How long do I need a coach for?

Long path

 

Your question

One of the most frequently asked questions I hear about coaching is: “How long do I need a coach for?

My response

I am sure every coach has his or her own response to this enquiry, referring to any number of books or studies on the subject to support the viewpoint given. Nevertheless, as you are here, I will offer my answer to the “How long do I need a coach for?” question.

To save you having to wade through many words, my reply is “It depends on you“. Let me quickly clarify this possibly unhelpful statement.

My reasoning

In the very first session a person can find significant value in being truly heard but not judged, by pondering a simple question or through reflecting on his or her words repeated back by the coach.

I have experienced this ‘light bulb’ moment both as a coaching client and as a coach. When it happens it shifts one’s thinking, opening up new perspectives and choices previously hidden or unexplored.

On other occasions, issues are worked through over a series of sessions at the pace best suited to the client.

Believing fully in the Co-Active Coaching cornerstone “The agenda comes from the client“, the idea of locking a client into a three-month, six-month or twelve-month programme sits uncomfortably with me.

Some coaches may argue a package deal is a way for the client to be held accountable for their growth. Others might underline the ‘cheaper cost-per-session’ advantage for the client when he or she commits upfront to a certain number of sessions.

Valid points, perhaps. However, I prefer my clients to pay me on a monthly basis for the hours of coaching they have received. I trust them to be honest with themselves concerning the benefits they are obtaining from the coaching, plus the work they undertake on themselves between sessions.

The effect of this thinking

Giving the client absolute freedom in this area has led me to work with people in three broad categories:

A) Those requiring coaching for a specific time linked to a particular project;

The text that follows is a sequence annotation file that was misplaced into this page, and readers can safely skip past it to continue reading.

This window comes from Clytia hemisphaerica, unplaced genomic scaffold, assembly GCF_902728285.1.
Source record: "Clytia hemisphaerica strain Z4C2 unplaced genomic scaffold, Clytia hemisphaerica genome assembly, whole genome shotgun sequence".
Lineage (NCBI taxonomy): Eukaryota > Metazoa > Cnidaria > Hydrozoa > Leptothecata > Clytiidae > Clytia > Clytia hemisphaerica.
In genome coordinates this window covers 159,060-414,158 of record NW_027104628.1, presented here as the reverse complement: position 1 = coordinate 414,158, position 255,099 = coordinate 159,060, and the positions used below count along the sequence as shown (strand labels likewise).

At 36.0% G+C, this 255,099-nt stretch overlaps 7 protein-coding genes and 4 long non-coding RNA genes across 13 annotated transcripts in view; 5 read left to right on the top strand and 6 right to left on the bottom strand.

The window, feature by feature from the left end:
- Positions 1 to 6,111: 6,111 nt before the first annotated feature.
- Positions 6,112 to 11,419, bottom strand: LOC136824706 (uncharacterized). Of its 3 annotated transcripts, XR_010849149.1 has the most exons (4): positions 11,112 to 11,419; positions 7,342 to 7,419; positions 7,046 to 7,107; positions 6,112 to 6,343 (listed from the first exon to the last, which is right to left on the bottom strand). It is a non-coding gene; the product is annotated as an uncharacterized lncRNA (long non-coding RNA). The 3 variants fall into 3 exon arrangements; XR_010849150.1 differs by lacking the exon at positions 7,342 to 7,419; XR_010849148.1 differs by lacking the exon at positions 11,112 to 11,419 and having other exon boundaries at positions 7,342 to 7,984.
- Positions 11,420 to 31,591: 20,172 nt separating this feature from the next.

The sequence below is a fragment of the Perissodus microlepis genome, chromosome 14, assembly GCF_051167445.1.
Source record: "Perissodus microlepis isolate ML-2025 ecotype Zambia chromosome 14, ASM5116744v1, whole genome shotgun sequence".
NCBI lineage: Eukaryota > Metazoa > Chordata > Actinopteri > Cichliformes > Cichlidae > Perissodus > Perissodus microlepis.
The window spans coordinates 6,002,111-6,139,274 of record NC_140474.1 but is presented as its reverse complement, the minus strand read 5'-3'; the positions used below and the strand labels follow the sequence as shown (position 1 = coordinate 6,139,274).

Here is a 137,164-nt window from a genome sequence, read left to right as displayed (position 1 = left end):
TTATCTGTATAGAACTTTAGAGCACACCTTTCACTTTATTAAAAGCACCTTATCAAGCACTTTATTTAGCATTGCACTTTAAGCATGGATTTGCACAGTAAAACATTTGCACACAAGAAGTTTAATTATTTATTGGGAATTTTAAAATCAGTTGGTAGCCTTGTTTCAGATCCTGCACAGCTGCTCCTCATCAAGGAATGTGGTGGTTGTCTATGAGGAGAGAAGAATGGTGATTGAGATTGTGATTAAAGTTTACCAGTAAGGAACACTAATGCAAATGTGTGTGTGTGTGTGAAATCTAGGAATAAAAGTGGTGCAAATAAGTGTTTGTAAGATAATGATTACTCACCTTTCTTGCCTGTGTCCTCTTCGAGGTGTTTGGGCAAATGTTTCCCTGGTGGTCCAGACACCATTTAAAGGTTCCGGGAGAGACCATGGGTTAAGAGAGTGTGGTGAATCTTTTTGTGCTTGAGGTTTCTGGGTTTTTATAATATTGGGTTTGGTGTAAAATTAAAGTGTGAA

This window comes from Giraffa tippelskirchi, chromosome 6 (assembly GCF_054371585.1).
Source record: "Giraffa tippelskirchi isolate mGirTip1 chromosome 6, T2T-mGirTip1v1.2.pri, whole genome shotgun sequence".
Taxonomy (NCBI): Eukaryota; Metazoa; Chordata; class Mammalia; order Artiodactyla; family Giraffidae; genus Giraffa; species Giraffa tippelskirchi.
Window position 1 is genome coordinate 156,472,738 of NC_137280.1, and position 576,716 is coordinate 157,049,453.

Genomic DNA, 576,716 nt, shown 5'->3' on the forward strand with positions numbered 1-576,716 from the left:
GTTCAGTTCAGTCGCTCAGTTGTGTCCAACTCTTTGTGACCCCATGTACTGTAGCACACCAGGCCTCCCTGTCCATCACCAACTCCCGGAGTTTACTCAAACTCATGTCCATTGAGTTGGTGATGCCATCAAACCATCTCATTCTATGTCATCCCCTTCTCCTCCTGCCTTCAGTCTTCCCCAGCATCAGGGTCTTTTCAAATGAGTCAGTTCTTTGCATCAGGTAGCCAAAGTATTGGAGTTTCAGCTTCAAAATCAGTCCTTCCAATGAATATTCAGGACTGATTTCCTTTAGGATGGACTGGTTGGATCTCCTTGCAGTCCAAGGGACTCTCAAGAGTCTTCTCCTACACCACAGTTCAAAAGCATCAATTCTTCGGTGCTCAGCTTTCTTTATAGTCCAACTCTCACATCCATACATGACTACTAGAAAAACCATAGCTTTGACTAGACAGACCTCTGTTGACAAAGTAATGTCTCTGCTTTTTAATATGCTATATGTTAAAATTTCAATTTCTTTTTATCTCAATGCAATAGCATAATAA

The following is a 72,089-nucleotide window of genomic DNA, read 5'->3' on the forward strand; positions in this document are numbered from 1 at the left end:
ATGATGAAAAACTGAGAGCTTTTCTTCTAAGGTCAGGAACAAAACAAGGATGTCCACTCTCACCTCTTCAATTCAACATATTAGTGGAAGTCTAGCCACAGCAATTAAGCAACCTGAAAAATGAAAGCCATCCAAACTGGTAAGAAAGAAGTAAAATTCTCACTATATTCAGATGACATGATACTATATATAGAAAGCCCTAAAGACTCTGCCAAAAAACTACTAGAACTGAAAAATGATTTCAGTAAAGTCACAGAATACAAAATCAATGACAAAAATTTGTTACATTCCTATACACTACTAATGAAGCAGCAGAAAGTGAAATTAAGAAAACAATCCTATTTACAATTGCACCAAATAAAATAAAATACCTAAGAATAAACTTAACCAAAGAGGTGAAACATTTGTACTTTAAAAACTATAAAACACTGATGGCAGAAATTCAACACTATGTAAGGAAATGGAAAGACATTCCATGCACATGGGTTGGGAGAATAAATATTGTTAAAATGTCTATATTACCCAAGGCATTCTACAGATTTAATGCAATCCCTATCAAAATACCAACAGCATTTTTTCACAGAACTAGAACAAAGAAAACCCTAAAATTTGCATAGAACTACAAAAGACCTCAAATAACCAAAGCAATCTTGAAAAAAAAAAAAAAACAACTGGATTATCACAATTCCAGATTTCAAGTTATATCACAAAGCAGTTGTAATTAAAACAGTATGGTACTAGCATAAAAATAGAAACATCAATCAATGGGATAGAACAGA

B) Those who appreciate sessions over a period of time, ranging from once per week to once per month to once every now and then for as long as they like, sometimes this being well over a year;

C) Those who are happy to maintain contact via social media and have a session as needed to enhance their ongoing personal and professional development efforts.

Whatever works for the clients works for me. I keep their feet to the proverbial fire, encourage them to hold themselves responsible to their desired objectives and acknowledge their potential to be the best they can be.

To see this ‘Kicking you with compassion and kindness‘ from the perspective of a client, click here.

To conclude

Thanks for reading my wordy answer to the “How long do I need a coach for?” question.

If you would like to set up a complimentary coaching session via Skype or Google+ hangout, please get in touch. Ideally you too will find the experience as beneficial as others before you have done.

Kindest regards.

Brian.

Skype: bgdtskype
Twitter: @bgdtcoaching
E-mail: brian@bgdtcoaching.com
Google+: google.com/+BrianGroves
Website: http://www.bgdtcoaching.com
Blog: https://bgdtcoaching.wordpress.com
YouTube: http://www.youtube.com/user/bgdtcoaching/videos
Pinterest: http://pinterest.com/bgdtcoaching/the-bgdtcoaching-space

About Brian

Brian Groves DipM MCIM Chartered Marketer, CTI-trained co-active coach and freelance trainer, supplies professional and personal development through coaching, coaching workshops, marketing development training and English language training.

As an adjunct professor at the Catholic University of Milan, Italy, Brian teaches a postgraduate course based on dramatic texts and elements of coaching to examine various work-related performance matters.

Publications

Performance skills at work (2015), Personal performance potential at work (2014), Coaching, performing and thinking at work (2013), Reflections on performance at work (2012), Elements of theatre at work (2010) and Training through drama for work (2009).

 

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